Real World Emission Testing

The recent debacle involving diesel engines in Volkswagen cars has introduced an element of doubt in the general public about the validity of some emission levels claims. Scania, incidentally owned by Volkswagen, seeks to make it clear their vehicles do meet the limits and are tested in the real world, not just in labs.

 

Emissions from Scania trucks are measured by three mobile test labs for making sure all of its vehicles meet Euro 6 standards. The Euro 6 regulations, which came into effect in Europe in December 2013, require tests to be carried out under normal traffic/driving conditions.

 

From the outside the mobile emissions testing lab looks like an ordinary trailer hitched to a Scania P 360 prime mover, but the 30 foot container is crammed with equipment for measuring emissions.

 

“With these labs we can check the emissions from at least 50 vehicles per year,” said Sven Andersson, an emission test engineer at Scania. “Most of the tests are conducted on prime movers to which we can attach the trailer with the mobile test lab. But we can also use these labs for rigid trucks as well as buses and coaches.”

 

Previously, heavy vehicle manufacturers used stationary test rigs to check emissions. But the Euro 6 regulations require tests to be carried out under normal traffic conditions. The trucks are also loaded to 50-60 per cent of their rated payload.

 

“We perform on-road analyses on at least one customer vehicle per month,” said Andersson. “We test vehicles during the development and production phases as well. We also test trucks in our own transport operations.”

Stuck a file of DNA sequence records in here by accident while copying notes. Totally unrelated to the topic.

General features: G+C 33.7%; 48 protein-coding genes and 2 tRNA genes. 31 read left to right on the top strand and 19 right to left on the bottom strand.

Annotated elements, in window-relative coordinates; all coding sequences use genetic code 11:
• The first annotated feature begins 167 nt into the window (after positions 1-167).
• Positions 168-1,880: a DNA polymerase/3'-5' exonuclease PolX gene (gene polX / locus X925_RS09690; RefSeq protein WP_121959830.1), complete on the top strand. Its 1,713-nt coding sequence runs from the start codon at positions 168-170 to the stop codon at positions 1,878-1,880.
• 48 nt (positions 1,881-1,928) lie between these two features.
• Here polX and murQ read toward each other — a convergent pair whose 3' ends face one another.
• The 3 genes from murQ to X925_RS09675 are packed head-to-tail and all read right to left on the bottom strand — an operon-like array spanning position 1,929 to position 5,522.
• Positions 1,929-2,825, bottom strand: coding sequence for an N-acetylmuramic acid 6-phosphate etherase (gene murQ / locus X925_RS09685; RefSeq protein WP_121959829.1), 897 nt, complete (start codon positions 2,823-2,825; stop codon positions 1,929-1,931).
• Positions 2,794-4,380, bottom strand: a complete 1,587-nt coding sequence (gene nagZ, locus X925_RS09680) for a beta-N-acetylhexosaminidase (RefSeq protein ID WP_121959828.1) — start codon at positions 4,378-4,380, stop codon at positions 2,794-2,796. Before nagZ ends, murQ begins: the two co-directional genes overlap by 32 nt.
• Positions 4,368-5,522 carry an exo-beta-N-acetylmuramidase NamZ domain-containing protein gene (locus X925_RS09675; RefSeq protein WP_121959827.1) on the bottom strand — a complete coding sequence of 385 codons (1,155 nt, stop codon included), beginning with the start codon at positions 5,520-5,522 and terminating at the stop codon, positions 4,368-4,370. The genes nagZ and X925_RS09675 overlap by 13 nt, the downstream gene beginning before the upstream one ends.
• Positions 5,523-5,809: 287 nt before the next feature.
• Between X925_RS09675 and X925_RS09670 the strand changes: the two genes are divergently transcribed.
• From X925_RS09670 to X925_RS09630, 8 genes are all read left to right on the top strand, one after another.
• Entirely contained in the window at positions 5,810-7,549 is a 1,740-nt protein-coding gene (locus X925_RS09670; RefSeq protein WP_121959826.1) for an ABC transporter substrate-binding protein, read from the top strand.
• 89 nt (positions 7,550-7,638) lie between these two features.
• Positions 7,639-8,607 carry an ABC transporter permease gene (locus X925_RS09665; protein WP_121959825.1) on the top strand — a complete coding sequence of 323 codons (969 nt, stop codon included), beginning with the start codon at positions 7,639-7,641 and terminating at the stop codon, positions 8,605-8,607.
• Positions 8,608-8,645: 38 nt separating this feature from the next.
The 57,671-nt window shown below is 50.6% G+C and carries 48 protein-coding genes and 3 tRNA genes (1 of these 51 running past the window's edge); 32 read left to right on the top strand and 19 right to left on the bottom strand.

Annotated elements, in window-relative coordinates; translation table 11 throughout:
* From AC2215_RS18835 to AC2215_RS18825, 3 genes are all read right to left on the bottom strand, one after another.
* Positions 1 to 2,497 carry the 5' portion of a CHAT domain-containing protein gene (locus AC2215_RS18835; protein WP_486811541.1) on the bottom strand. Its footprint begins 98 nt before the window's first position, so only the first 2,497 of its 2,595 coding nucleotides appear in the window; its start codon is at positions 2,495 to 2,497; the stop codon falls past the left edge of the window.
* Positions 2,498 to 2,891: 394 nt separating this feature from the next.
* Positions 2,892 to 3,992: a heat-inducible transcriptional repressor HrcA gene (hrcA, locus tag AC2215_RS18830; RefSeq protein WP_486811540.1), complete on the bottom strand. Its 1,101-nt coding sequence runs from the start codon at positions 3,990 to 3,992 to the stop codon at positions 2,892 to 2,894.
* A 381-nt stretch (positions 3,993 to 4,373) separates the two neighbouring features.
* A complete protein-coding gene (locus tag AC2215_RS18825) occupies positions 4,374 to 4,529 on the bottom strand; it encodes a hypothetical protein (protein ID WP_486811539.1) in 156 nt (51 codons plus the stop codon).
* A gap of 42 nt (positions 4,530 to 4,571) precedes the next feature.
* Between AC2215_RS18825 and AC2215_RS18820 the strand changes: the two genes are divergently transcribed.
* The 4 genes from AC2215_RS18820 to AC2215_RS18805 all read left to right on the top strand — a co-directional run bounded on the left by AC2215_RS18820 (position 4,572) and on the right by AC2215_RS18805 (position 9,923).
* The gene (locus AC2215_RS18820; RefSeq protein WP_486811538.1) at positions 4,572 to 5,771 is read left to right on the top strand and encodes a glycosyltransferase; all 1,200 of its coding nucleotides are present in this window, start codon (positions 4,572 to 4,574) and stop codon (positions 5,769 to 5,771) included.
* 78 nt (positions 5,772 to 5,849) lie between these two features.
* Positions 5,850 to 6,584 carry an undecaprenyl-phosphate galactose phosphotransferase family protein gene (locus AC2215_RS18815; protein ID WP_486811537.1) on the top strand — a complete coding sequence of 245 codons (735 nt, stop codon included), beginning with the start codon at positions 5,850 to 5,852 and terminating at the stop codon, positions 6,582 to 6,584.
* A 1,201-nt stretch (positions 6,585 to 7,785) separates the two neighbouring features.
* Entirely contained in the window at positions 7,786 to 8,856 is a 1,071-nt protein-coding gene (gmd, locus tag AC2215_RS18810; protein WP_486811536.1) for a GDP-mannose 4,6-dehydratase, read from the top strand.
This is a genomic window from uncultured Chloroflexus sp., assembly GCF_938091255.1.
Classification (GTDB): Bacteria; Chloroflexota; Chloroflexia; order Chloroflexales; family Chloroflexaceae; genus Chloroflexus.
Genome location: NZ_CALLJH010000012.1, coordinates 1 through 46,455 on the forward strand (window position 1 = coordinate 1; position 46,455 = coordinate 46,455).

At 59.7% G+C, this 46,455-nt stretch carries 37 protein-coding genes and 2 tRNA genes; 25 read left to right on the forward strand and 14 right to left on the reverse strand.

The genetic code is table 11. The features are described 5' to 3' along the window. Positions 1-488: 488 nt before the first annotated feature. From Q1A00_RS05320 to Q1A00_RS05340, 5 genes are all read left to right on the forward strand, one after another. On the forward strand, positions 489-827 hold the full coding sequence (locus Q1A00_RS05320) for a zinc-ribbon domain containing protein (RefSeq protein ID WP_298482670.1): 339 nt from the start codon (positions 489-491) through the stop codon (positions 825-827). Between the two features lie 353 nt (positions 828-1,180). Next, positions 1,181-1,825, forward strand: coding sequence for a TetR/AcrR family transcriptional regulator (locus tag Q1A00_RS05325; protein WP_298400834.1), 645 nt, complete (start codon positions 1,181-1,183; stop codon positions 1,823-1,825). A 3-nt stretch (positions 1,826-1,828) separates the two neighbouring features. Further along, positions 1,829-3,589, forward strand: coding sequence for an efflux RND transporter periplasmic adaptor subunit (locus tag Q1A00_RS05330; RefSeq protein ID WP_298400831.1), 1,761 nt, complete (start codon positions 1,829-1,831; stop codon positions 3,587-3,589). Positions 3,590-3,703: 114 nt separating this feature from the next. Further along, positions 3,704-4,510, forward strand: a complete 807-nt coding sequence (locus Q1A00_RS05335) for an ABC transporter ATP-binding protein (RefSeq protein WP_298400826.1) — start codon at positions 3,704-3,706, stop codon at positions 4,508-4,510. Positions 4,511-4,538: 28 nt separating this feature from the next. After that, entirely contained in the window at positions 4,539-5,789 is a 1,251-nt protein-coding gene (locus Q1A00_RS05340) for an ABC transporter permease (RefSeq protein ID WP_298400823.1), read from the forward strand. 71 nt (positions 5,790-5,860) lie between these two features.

Each test run takes between three to four hours and is designed to be as realistic as possible.

 

“This means we drive on city, rural and highway roads,” said Andersson. “The idea is to measure emissions in normal traffic under normal conditions.”

 

Once a test lab has been attached to a prime mover it is connected to the vehicle’s on-board diagnostics system and an exhaust gas analyser is mounted on the tailpipe.

 

“Using a laptop we then get readings on different emissions: carbon monoxide, carbon dioxide, hydrocarbons and nitrogen oxides,” said Andersson. “We can also see the exhaust flow, exhaust temperature and exhaust pressure, as well as GPS data and weather data, such as temperature and humidity.”

 

The test engineers can also access any other relevant data: engine speed, vehicle speed, engine temperature, torque, and fuel consumption.

 

“Thanks to our mobile test labs, we can be sure that Scania vehicles meet Euro 6 standards for on-road emissions,” said Andersson.

 

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Author: Tim Giles

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